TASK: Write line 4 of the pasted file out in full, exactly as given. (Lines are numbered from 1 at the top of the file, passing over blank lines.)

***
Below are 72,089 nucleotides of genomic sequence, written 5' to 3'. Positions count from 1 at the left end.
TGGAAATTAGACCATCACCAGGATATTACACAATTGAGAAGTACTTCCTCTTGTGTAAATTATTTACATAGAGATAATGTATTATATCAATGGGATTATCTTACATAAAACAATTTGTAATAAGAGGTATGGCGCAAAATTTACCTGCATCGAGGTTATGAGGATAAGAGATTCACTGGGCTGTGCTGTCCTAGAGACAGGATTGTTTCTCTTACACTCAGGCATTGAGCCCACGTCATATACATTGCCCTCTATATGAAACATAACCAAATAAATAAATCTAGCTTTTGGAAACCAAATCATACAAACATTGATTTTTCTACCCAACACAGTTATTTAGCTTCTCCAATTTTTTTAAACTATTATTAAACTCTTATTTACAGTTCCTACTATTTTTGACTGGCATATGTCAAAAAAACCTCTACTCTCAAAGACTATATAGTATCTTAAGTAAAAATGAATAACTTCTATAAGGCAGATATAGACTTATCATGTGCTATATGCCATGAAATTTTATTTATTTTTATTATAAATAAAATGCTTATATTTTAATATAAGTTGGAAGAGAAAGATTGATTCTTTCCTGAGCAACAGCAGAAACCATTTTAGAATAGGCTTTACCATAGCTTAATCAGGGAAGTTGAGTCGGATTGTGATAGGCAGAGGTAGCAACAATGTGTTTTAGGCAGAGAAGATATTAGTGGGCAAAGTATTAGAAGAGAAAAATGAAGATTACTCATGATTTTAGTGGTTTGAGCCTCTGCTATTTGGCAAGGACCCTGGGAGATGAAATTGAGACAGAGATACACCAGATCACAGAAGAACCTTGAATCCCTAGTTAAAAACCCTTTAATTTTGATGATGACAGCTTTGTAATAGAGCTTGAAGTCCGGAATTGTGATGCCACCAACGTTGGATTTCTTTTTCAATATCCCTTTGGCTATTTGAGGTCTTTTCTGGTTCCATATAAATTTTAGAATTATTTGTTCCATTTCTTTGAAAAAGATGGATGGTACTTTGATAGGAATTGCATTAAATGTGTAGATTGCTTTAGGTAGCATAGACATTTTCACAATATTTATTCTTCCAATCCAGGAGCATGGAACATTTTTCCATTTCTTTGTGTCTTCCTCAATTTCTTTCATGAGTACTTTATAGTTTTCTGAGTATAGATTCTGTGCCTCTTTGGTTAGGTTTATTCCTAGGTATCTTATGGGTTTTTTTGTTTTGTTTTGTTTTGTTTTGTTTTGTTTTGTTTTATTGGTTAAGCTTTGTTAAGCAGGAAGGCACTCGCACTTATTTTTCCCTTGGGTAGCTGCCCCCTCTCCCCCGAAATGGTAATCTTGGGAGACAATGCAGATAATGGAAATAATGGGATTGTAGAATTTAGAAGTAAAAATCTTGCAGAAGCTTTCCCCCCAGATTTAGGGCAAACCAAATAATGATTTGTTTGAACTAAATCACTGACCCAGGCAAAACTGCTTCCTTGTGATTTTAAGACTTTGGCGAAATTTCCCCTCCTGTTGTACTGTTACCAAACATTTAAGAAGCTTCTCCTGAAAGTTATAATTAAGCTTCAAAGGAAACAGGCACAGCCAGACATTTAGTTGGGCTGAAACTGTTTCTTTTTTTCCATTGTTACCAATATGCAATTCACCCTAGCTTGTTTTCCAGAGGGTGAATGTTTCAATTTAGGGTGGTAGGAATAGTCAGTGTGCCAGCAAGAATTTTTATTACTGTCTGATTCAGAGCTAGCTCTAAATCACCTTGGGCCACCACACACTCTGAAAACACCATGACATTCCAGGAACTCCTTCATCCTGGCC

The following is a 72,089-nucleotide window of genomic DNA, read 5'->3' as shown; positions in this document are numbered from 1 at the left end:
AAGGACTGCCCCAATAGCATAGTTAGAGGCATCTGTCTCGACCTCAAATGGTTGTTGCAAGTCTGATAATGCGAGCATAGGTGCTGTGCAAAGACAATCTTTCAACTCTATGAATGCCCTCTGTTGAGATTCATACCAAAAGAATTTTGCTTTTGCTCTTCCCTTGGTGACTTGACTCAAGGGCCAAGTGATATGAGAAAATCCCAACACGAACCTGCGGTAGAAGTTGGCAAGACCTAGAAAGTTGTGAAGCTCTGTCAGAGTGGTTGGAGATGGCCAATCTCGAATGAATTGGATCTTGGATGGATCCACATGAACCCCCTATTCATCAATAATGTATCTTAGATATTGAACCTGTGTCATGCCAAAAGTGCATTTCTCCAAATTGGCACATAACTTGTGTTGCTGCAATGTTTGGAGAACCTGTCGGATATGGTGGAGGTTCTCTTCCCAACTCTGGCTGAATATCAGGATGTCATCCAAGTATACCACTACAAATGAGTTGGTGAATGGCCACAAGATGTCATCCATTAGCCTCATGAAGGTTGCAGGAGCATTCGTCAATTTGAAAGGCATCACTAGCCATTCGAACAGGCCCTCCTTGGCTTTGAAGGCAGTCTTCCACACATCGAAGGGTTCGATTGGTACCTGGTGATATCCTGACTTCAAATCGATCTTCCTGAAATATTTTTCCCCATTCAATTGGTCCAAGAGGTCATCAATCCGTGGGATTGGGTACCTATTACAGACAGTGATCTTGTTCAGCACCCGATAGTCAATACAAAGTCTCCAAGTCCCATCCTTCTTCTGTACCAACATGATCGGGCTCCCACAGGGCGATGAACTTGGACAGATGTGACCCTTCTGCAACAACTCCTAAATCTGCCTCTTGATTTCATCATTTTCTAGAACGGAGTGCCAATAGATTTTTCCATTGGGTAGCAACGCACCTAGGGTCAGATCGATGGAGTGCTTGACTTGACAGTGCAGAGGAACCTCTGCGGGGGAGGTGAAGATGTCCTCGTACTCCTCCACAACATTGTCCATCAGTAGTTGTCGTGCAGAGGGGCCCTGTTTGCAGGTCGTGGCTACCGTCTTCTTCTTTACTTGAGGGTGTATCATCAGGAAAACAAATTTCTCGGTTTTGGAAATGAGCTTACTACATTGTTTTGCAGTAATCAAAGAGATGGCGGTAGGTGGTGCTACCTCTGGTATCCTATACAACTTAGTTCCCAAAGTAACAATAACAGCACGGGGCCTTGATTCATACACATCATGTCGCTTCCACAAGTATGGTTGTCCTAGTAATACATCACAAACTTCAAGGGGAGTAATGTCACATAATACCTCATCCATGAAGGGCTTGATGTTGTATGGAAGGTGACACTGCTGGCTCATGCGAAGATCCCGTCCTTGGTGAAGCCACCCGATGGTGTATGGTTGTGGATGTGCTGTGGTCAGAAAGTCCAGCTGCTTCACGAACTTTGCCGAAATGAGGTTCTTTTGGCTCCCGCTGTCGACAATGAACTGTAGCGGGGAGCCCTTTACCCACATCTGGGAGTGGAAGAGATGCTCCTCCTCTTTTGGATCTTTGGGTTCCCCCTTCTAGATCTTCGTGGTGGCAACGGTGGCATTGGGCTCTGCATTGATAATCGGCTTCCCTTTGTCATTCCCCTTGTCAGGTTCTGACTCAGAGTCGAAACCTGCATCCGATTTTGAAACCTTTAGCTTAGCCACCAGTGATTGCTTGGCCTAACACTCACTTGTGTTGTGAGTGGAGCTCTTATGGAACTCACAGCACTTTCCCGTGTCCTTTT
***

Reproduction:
AAGGACTGCCCCAATAGCATAGTTAGAGGCATCTGTCTCGACCTCAAATGGTTGTTGCAAGTCTGATAATGCGAGCATAGGTGCTGTGCAAAGACAATCTTTCAACTCTATGAATGCCCTCTGTTGAGATTCATACCAAAAGAATTTTGCTTTTGCTCTTCCCTTGGTGACTTGACTCAAGGGCCAAGTGATATGAGAAAATCCCAACACGAACCTGCGGTAGAAGTTGGCAAGACCTAGAAAGTTGTGAAGCTCTGTCAGAGTGGTTGGAGATGGCCAATCTCGAATGAATTGGATCTTGGATGGATCCACATGAACCCCCTATTCATCAATAATGTATCTTAGATATTGAACCTGTGTCATGCCAAAAGTGCATTTCTCCAAATTGGCACATAACTTGTGTTGCTGCAATGTTTGGAGAACCTGTCGGATATGGTGGAGGTTCTCTTCCCAACTCTGGCTGAATATCAGGATGTCATCCAAGTATACCACTACAAATGAGTTGGTGAATGGCCACAAGATGTCATCCATTAGCCTCATGAAGGTTGCAGGAGCATTCGTCAATTTGAAAGGCATCACTAGCCATTCGAACAGGCCCTCCTTGGCTTTGAAGGCAGTCTTCCACACATCGAAGGGTTCGATTGGTACCTGGTGATATCCTGACTTCAAATCGATCTTCCTGAAATATTTTTCCCCATTCAATTGGTCCAAGAGGTCATCAATCCGTGGGATTGGGTACCTATTACAGACAGTGATCTTGTTCAGCACCCGATAGTCAATACAAAGTCTCCAAGTCCCATCCTTCTTCTGTACCAACATGATCGGGCTCCCACAGGGCGATGAACTTGGACAGATGTGACCCTTCTGCAACAACTCCTAAATCTGCCTCTTGATTTCATCATTTTCTAGAACGGAGTGCCAATAGATTTTTCCATTGGGTAGCAACGCACCTAGGGTCAGATCGATGGAGTGCTTGACTTGACAGTGCAGAGGAACCTCTGCGGGGGAGGTGAAGATGTCCTCGTACTCCTCCACAACATTGTCCATCAGTAGTTGTCGTGCAGAGGGGCCCTGTTTGCAGGTCGTGGCTACCGTCTTCTTCTTTACTTGAGGGTGTATCATCAGGAAAACAAATTTCTCGGTTTTGGAAATGAGCTTACTACATTGTTTTGCAGTAATCAAAGAGATGGCGGTAGGTGGTGCTACCTCTGGTATCCTATACAACTTAGTTCCCAAAGTAACAATAACAGCACGGGGCCTTGATTCATACACATCATGTCGCTTCCACAAGTATGGTTGTCCTAGTAATACATCACAAACTTCAAGGGGAGTAATGTCACATAATACCTCATCCATGAAGGGCTTGATGTTGTATGGAAGGTGACACTGCTGGCTCATGCGAAGATCCCGTCCTTGGTGAAGCCACCCGATGGTGTATGGTTGTGGATGTGCTGTGGTCAGAAAGTCCAGCTGCTTCACGAACTTTGCCGAAATGAGGTTCTTTTGGCTCCCGCTGTCGACAATGAACTGTAGCGGGGAGCCCTTTACCCACATCTGGGAGTGGAAGAGATGCTCCTCCTCTTTTGGATCTTTGGGTTCCCCCTTCTAGATCTTCGTGGTGGCAACGGTGGCATTGGGCTCTGCATTGATAATCGGCTTCCCTTTGTCATTCCCCTTGTCAGGTTCTGACTCAGAGTCGAAACCTGCATCCGATTTTGAAACCTTTAGCTTAGCCACCAGTGATTGCTTGGCCTAACACTCACTTGTGTTGTGAGTGGAGCTCTTATGGAACTCACAGCACTTTCCCGTGTCCTTTT